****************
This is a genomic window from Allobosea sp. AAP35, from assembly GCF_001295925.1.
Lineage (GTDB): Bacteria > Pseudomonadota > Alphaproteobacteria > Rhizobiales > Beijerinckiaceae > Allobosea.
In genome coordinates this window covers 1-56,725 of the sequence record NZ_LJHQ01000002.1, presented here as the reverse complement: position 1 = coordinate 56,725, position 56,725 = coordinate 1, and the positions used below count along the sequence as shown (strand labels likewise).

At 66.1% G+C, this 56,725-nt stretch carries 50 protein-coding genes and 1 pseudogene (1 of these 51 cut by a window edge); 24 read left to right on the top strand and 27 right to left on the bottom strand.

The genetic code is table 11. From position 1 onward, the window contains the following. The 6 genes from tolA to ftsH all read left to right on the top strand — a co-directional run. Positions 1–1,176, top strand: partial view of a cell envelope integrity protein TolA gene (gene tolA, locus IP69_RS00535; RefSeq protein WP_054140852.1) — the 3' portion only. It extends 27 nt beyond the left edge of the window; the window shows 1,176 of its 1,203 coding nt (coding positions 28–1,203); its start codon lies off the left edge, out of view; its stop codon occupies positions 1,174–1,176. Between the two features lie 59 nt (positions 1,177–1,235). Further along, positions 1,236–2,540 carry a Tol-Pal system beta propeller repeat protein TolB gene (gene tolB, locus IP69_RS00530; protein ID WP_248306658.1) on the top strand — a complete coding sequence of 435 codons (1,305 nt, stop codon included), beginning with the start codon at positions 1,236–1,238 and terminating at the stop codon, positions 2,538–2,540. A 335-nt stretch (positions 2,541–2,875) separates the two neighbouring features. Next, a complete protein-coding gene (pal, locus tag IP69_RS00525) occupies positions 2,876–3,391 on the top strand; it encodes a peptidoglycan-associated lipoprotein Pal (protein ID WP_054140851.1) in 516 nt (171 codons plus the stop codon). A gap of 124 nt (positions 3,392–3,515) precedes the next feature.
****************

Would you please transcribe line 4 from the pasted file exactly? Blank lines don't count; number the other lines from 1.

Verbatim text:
At 66.1% G+C, this 56,725-nt stretch carries 50 protein-coding genes and 1 pseudogene (1 of these 51 cut by a window edge); 24 read left to right on the top strand and 27 right to left on the bottom strand.